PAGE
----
A Decade-Long View of Multidimensional Deprivation in the United States

IRP Discussion Paper No. 1440-19

24 Pages Posted: 30 Sep 2019

See all articles by Shatakshee Dhongde

Shatakshee Dhongde

Georgia Institute of Technology

Robert Haveman

University of Wisconsin - Madison - Department of Economics; National Bureau of Economic Research (NBER); IZA Institute of Labor Economics; CESifo (Center for Economic Studies and Ifo Institute)

Date Written: September 18, 2019

Abstract

This paper undertakes a comprehensive analysis of temporal trends in multidimensional deprivation in the United States. It provides, for the first time, estimates of multidimensional deprivation in the United States for an entire decade, from 2008 to 2017, which covers the Great Recession and the recovery following the recession when major policy changes such as the Affordable Care Act were implemented. We measure annual changes in deprivation levels, across states and among demographic groups by age, gender, income, and race. Multidimensional deprivation is estimated using individual data from the American Community Survey, the largest household survey conducted by the U.S. Census Bureau. We find that about 13.5 percent of the U.S. population was deprived in at least two dimensions. Deprivation was high among individuals having income just above the poverty line, among young adults (aged 18 to 24 years), and among Hispanics and foreign-born individuals. In the midst of the Great Recession, more than 15 percent of population was multidimensionally deprived, but deprivation consistently declined during the recovery period.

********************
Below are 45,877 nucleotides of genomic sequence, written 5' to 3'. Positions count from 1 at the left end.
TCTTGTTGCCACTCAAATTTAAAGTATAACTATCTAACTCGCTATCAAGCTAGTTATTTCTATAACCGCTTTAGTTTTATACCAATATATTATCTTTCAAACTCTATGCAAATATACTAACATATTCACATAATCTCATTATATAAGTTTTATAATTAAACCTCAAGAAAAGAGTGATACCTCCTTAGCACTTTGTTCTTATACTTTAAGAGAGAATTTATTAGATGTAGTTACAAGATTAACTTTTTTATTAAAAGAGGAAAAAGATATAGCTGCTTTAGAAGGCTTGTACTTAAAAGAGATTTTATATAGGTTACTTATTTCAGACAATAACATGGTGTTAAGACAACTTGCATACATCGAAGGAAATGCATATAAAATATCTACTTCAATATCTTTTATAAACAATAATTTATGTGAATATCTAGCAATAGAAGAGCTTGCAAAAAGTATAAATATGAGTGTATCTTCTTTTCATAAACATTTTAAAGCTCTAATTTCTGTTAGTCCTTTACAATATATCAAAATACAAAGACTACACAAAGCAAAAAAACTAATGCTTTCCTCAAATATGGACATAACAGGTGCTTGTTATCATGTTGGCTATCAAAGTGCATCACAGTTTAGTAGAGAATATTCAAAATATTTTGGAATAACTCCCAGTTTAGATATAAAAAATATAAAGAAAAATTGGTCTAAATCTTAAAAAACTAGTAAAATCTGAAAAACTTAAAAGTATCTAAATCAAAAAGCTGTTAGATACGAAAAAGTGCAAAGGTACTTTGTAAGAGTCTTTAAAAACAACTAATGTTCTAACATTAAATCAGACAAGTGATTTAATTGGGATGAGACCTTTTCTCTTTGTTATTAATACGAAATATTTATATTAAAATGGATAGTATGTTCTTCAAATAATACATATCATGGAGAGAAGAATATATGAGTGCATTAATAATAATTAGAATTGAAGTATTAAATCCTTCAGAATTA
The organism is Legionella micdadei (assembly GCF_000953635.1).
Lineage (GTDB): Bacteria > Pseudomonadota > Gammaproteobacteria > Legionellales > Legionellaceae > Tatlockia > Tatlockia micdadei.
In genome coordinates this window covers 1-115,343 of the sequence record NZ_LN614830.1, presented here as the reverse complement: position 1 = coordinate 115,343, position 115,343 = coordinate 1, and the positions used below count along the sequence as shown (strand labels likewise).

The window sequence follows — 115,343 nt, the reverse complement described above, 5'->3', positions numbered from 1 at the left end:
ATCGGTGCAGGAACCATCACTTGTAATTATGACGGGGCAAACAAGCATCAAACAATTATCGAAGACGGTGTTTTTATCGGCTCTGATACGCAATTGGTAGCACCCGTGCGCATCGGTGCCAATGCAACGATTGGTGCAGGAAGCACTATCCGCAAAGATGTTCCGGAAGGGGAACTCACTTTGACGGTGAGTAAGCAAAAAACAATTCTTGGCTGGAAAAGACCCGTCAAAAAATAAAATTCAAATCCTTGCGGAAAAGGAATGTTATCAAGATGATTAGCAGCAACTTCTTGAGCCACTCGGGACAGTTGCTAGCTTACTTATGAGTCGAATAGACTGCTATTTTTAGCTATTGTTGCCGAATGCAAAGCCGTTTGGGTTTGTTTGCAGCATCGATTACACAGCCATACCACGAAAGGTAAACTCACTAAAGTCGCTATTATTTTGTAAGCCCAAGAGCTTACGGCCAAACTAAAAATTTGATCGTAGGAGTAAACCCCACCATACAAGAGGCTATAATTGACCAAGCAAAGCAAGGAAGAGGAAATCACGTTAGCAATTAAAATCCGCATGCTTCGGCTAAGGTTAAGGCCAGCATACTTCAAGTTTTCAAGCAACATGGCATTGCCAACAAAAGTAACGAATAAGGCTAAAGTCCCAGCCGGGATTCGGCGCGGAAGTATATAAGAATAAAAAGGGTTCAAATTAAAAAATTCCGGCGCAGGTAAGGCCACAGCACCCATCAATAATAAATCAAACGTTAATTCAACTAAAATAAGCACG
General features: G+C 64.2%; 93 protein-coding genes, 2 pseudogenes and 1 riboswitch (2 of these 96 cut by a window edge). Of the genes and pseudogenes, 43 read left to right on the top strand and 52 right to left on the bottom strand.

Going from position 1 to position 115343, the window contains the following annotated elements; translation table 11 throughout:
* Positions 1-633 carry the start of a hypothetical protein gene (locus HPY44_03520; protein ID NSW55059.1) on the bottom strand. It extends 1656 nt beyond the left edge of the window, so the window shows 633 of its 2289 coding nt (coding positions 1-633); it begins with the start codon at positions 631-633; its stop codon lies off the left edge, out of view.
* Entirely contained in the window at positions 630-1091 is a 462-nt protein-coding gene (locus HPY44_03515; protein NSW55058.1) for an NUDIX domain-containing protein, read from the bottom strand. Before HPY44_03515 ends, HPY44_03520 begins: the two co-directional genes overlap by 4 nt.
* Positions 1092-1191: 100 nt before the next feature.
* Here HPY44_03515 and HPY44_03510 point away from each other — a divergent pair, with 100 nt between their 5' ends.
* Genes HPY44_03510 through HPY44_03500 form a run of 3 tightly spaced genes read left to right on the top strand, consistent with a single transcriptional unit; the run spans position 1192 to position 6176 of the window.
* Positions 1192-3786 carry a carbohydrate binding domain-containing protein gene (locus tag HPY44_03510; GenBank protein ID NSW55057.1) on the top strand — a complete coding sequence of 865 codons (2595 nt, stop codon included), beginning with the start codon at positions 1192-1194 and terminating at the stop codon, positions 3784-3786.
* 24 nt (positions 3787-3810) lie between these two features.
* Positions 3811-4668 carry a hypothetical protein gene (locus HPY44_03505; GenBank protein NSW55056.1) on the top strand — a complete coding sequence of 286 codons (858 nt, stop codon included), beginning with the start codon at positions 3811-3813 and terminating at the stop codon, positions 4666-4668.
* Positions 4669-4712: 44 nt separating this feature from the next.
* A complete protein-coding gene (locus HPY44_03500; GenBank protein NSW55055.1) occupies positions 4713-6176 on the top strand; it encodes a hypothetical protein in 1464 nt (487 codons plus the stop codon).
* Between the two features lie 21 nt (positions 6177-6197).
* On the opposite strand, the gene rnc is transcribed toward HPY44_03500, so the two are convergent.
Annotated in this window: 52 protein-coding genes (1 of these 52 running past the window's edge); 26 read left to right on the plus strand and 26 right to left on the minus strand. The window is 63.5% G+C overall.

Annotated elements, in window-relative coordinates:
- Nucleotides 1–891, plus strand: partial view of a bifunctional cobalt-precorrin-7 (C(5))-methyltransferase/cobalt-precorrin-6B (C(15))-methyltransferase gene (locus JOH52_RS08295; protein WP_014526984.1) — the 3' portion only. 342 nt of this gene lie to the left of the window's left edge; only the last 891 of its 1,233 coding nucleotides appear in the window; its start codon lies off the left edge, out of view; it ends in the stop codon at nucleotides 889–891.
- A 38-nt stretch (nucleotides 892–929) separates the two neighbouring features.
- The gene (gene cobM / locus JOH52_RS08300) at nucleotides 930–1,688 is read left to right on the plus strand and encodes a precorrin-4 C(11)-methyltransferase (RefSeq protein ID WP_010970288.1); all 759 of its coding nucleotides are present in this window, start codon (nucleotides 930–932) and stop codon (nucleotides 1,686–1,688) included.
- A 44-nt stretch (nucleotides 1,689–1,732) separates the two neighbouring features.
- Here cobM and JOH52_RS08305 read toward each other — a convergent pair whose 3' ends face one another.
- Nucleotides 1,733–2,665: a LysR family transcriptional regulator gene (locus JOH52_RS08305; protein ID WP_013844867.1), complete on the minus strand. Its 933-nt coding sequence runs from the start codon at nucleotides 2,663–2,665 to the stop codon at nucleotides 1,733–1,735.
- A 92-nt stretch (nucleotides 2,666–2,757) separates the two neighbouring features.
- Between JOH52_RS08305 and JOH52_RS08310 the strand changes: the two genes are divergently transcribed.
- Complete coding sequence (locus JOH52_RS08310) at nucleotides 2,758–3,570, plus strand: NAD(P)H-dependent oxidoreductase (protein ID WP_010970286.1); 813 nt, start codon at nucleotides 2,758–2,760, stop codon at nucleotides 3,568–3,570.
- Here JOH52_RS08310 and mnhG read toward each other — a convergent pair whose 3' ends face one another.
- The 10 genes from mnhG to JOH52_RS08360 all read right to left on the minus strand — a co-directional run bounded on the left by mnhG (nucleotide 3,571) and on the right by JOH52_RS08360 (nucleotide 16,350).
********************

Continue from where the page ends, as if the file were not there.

Keywords: poverty, multidimensional, Affordable Care Act, recession, United States

JEL Classification: I31, I32, O51

Suggested Citation

Dhongde, Shatakshee and Haveman, Robert H., A Decade-Long View of Multidimensional Deprivation in the United States (September 18, 2019). IRP Discussion Paper No. 1440-19. Available at SSRN: https://ssrn.com/abstract=3456261 or http://dx.doi.org/10.2139/ssrn.3456261

Shatakshee Dhongde (Contact Author)

Georgia Institute of Technology ( email )

Atlanta, GA 30332
United States

Robert H. Haveman

University of Wisconsin - Madison - Department of Economics ( email )

1180 Observatory Drive
Madison, WI 53706
United States
608-263-7398 (Phone)

National Bureau of Economic Research (NBER)

1050 Massachusetts Avenue
Cambridge, MA 02138
United States

IZA Institute of Labor Economics

P.O. Box 7240
Bonn, D-53072
Germany

CESifo (Center for Economic Studies and Ifo Institute)

Poschinger Str. 5
Munich, DE-81679
Germany

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